Participants had all sorts of reasons for being there. “After the election I was feeling like I was somewhat powerless and didn’t have an outlet for my desire to make some change,” said George Gaudette, a harvester at the event. Another harvester, Janet Riley, said this was the kind of engagement where she could use her “nerd powers” to actually accomplish something. “I’ve paid for this data and I’ll be damned if someone deletes it.”

Others thought that archiving data could help Americans get ahead of any issues that may arise in the future. “I’m Canadian. I lived through the [Stephen] Harper years, which were a bit of a black mark in terms of the censorship of scientific findings,” said Brendan O’Brien, a volunteer from the Environmental Data and Governance Initiative, or EDGI, who wrote some of the archiving code. “That may not happen, but we do need to take preventative measures. If we do that then we’re guaranteed” not to lose anything. Liu also told Gizmodo that some folks from government agencies like the Environmental Protection Agency were taking part, but would not identify themselves due to retaliatory fears.

Image: Ryan F. Mandelbaum

Part of pulling all that data is actually protecting it and making it available. DataRefuge and EDGI together are attempting to secure and distribute data so it might stay available for researchers, while developing the tools to more easily scrape everything. Data must all be tagged, and the metadata, information about what the data actually is, must be collected. Datasets receives special codes based on what’s inside to ensure that nothing has changed. Eventually, organizers hope Datarefuge.org will be available as an convenient, easy-to-use database. “It took the first year of my PhD just to develop the tools to get the data we needed from one government website,” said Liu. A convenient one-stop data shop would save “a lot of effort that could have been put towards doing actual research.”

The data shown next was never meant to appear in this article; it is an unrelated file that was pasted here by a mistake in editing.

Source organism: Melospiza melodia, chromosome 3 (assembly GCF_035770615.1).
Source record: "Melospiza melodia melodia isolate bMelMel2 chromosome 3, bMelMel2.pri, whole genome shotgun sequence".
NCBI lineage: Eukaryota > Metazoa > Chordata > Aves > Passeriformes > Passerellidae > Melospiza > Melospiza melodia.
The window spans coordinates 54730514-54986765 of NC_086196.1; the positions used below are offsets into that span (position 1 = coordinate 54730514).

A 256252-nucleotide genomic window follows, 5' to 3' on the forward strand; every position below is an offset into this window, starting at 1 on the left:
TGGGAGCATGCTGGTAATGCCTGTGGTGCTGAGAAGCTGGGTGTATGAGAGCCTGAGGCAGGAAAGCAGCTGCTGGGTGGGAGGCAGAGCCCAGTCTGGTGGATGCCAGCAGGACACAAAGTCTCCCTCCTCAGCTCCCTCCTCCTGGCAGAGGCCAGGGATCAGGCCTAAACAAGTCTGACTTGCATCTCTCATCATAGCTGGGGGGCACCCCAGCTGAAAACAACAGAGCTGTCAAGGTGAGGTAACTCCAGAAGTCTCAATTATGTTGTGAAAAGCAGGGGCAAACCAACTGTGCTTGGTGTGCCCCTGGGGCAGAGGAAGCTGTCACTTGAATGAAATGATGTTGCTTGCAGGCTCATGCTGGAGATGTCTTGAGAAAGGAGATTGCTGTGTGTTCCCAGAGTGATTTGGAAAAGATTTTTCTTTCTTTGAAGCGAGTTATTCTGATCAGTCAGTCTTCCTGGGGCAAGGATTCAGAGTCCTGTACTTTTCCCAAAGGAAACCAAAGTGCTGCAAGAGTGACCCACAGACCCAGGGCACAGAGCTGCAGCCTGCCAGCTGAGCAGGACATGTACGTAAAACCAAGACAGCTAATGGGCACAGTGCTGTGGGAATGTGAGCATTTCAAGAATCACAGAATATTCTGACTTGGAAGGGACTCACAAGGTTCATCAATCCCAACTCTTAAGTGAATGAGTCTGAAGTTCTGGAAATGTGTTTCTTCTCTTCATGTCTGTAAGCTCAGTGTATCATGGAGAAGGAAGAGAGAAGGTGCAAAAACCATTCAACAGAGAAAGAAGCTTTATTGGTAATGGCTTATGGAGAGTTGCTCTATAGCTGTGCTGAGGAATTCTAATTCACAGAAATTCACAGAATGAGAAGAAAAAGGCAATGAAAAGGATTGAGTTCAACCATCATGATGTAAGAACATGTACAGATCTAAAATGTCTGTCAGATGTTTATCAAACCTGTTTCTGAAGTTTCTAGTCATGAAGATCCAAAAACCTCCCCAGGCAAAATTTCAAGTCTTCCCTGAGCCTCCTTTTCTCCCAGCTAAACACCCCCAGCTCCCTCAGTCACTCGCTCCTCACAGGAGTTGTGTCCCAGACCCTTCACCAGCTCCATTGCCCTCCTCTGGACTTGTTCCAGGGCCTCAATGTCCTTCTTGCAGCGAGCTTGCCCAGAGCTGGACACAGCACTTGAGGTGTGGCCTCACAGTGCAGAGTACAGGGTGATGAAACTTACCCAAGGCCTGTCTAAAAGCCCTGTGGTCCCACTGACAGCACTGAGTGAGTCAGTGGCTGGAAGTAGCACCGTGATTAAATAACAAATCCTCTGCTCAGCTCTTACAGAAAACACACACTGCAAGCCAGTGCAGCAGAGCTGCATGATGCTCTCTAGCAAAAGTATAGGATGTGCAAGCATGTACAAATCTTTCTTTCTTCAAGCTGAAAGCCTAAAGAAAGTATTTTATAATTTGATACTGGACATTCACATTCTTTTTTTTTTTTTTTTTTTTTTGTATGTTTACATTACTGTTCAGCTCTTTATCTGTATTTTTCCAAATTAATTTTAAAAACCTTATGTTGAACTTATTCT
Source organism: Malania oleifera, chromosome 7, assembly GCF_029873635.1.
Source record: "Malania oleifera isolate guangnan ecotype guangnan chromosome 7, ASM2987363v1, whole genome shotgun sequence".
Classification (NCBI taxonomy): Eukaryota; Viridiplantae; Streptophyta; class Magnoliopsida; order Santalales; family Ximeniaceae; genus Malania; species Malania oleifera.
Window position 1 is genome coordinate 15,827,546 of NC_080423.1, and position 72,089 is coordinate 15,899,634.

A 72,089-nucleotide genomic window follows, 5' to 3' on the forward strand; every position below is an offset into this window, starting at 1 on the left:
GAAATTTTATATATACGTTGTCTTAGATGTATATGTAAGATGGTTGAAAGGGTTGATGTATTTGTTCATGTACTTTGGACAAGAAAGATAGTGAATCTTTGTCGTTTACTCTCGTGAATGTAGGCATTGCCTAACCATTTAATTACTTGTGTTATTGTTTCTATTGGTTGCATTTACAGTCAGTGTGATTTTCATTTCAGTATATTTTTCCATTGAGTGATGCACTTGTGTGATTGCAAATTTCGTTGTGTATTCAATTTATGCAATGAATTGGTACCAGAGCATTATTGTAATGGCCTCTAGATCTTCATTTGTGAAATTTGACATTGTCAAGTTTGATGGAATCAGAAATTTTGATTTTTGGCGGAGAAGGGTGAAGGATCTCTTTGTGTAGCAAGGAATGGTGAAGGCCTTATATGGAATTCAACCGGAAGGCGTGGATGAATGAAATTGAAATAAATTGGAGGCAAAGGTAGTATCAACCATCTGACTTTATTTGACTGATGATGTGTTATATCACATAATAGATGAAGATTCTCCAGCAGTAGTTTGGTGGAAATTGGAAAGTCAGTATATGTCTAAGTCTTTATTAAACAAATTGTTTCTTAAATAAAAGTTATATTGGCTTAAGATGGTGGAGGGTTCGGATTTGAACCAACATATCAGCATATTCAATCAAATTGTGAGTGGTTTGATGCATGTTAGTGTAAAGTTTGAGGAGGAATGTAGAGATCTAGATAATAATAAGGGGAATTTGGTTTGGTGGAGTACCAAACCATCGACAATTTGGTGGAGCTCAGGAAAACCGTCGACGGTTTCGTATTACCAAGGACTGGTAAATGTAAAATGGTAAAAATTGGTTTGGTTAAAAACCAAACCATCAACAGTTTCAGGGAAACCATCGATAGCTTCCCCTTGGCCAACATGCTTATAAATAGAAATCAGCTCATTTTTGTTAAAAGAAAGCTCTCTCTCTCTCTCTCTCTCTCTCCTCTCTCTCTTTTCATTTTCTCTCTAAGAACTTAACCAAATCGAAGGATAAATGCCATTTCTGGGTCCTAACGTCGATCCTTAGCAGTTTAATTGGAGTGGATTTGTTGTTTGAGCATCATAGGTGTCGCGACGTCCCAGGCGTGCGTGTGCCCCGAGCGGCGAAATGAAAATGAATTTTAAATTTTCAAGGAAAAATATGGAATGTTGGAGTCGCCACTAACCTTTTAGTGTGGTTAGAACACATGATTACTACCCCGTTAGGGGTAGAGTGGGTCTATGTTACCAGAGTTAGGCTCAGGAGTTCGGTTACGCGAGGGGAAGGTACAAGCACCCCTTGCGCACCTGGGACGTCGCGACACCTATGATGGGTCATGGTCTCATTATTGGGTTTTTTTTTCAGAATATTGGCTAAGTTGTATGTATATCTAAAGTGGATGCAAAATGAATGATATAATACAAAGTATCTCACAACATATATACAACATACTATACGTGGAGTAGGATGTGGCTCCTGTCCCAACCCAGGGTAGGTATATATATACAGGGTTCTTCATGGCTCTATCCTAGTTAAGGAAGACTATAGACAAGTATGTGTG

For now, the data lives on Amazon storage servers. But the sheer volume of government data out there—anywhere between ten terabytes and five thousand times that number, or 50 petabytes—means organizers are working with Dat and the InterPlanetary File System to synchronize multiple copies of the data across the web, said O’Brien. As of yet, DataRefuge and EDGI are both accepting offers for funding but it’s all volunteer run... sort of, explained Laurie Allen, assistant director of digital scholarship at the University of Pennsylvania libraries. Universities support work that would fall under many of the volunteers’ job descriptions, but it’s still extra work. “I don’t stop doing this at the end of the day at 5PM,” said Allen.

Ultimately, O’Brien said, the many DataRescue-affiliated groups will continue to learn and modify their process to be more efficient, since their work is a monumental task that no one has done before. “We’re going to archive a government in a repeatable fashion.”